Despite what you might hear about cannabis culture and the negative stigma that still clouds this blossoming industry, professionals and entrepreneurs working in this space are just like those in any other sector as they try to break new ground and develop innovative solutions to meet market demand.
That was one of the messages that Will Stewart, VP of corporate communications and public affairs for recreational and medical cannabis company Hiku and chairperson for the Insurance Business Cannabis Cover Masterclass, voiced during his opening remarks at the event, which was held in Toronto on November 28.
The Masterclass brought together insurance leaders to discuss key insights about regulation, cannabis-specific risks, business growth in this sector, and the state of the current insurance market as well as how it will develop into the future. With marijuana’s potential to disrupt a multitude of sectors, insurance professionals should keep a close eye on developments in this space as the effects of legalization permeate.
“Cannabis is certainly a disruptor, just like Uber has disrupted the taxi industry, Airbnb has disrupted the vacation rental and business travel world, just like the newspapers are being disrupted by the internet and bloggers, [and] just like HMV and others are disrupted by digital music,” said Stewart. “Cannabis will disrupt the alcohol and beverage industry, and cannabis is already disrupting the pharmaceutical industry,” as well as cosmetics and more broadly, the health and wellness space.
There’s a lot still to learn, however, even though Canada is a leader among the G7 countries to legalize recreational cannabis. The sheer number of CBD products already available on the market in certain US states is one example that reveals how far the cannabis market in Canada still has to go, which is why learning from experts – like those taking part in the Cannabis Cover panel discussions that examined cannabis case law, the changing face of medical and recreational marijuana at work, and the insurance implications of legalization, among other topics – is crucial right now.
“I think this is going to be a big economic shift in our country and certainly the biggest one we’ll see in our lifetime,” said Barinder Rasode, president and CEO of NICHE Canada during a panel on marijuana insurance regulation in a post-legalization world. Jacob (Jamie) Dressler, her co-panelist and senior analyst on cannabis legalization and regulation for Health Canada added: “Every day, we get a call from an industry that I wouldn’t have expected to call us and they’re asking how do we get involved in this,” underscoring the reach of the cannabis industry and the businesses it could touch in the near future – something that insurance professionals should be aware of, especially as another segment of the recreational marijuana industry is poised to take off soon.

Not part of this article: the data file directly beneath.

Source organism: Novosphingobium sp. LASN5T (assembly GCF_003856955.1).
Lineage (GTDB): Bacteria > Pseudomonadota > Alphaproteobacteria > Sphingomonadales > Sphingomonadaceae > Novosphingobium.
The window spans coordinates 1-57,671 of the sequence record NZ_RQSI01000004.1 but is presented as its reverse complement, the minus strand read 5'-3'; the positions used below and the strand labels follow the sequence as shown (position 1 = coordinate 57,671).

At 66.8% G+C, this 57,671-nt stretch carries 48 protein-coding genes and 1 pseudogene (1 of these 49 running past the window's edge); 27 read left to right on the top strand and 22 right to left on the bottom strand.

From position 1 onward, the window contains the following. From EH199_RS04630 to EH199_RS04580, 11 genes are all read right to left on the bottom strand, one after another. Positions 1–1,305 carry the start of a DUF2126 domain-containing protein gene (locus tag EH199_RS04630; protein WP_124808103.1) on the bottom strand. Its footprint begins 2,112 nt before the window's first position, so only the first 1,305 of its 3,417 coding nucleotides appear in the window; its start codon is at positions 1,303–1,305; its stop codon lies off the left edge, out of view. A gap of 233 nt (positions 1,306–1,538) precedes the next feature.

“One of the calls that we field the most are actually chefs and candy producers who are wanting to get into the high end edible market,” said Rasode, though Dressler admitted there are still gaps in the current legislation around edibles.
“It is in Cannabis Act that we have committed to develop regulations for edibles a year after coming into force, or up to a year,” he explained. “Right now, we are drafting the regulations behind edibles, so you will start to see some innovations behind that,” as well as future consultations with stakeholders as Health Canada continues its work in this area.
As for the risks facing cannabis businesses that their insurers should know, data breaches are key, particularly for licensed businesses selling cannabis to medical patients and who store large amounts of patient information.
“There are real privacy risks associated with patient data being released, so cyber coverage is going to be particularly important,” said Alexis Levine, partner at Blake, Cassels & Graydon LLP during the panel on complex commercial exposures and specialized coverage, though there are some issues with finding this coverage for cannabis businesses.
“Cyber policies are typically not expensive unless you’re in the cannabis space,” said Lars Rittmann, broker at Erb and Erb Insurance Brokers, during the panel. “They’re 10 to 20% more just because of the industry it’s in – there’s no actuarial data that a lot of these underwriters and the people who set prices are working from.”
His tip for other brokers is to keep lines of communication open with underwriters when working with cannabis clients since not all policies are created equal and the insurance market for this space is still evolving.
“This product is constantly influx. It’s almost on a weekly basis [that] a different MGA comes out with something else,” he said. “So, that communication with your underwriter and the MGA is critical.”